This article was originally posted on Guns.com
Arizona’s U.S. Sen. Jeff Flake said Wednesday he is working with Dianne Feinstein on a measure to increase the threshold age for rifle purchases from 18 to 21.
Flake, a Republican retiring from Congress after his current term, said he was joining with the California Democrat to craft a bipartisan bill to raise the age for “non-military buyers” to purchase rifles to 21, the same age currently required for handguns.
“A kid too young [to] buy a handgun should be too young to buy an #AR15,” tweeted Flake, who in the past has received both high ratings from and the endorsement of national gun rights groups.
The announcement comes as part of the larger gun politics fireworks show surrounding a mass shooting last week in Parkland, Florida in which a 19-year old with a legally purchased AR-15 killed 17 students and faculty at Marjory Stoneman Douglas Highs School. While individuals can buy longarms such as shotguns and rifles at age 18, explosives, handguns, and NFA items such as suppressors are restricted to those aged 21 years and older.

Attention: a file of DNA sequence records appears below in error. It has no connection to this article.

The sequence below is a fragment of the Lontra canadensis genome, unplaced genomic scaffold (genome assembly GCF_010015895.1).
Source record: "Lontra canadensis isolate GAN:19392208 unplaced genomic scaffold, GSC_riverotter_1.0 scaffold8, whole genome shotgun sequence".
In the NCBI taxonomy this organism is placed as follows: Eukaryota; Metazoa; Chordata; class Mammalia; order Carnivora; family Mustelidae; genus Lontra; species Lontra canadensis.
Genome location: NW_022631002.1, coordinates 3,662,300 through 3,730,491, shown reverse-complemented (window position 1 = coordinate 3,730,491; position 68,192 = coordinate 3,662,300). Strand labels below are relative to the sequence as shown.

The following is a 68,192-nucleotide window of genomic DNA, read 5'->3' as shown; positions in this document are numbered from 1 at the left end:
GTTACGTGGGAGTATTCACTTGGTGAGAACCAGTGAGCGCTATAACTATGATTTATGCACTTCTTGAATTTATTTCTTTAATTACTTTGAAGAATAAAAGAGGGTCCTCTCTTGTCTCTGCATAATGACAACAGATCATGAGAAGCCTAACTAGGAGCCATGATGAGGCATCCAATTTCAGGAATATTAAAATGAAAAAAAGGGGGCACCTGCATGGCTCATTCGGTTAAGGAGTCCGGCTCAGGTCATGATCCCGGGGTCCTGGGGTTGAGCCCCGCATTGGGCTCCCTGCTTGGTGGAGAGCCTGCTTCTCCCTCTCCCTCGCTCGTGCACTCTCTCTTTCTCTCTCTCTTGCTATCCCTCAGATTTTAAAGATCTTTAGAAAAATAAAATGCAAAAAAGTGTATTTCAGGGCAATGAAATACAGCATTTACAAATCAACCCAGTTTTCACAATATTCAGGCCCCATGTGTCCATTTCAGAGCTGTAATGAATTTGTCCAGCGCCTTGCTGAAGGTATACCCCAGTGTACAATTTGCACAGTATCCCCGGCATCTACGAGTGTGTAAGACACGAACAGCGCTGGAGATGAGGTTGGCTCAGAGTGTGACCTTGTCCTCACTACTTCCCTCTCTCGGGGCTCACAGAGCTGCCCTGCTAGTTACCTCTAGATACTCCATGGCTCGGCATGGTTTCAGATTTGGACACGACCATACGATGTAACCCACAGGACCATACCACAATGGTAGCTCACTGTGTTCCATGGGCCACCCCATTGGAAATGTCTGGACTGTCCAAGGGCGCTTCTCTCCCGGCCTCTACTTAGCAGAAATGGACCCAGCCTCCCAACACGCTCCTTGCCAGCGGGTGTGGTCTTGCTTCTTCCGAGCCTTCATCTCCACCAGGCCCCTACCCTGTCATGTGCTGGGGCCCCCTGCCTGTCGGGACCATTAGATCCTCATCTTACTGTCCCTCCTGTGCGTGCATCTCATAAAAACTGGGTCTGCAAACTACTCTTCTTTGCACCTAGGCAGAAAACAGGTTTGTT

According to recent census figures, an effort to bar rifle sales to those between the ages of 18 and 21 could affect as many as 13 million individuals. According to the ATF’s Annual Firearms Manufacturing and Exportation Report, in 2016, the most recent on record, of the 11.5 million firearms produced by American gun manufacturers, 4.2 million were rifles.
While a measure has not been filed yet, it could receive support from some in the GOP besides Flake. At a CNN town hall event Wednesday featuring survivors of the Parkland shooting, U.S. Sen. Marco Rubio, R-Fla., told the crowd, “I absolutely believe that in this country, if you are 18 years of age, you should not be able to buy a rifle and I will support a law that takes that right away.”
President Trump has also reportedly signaled an openness to raise the minimum age for rifle sales.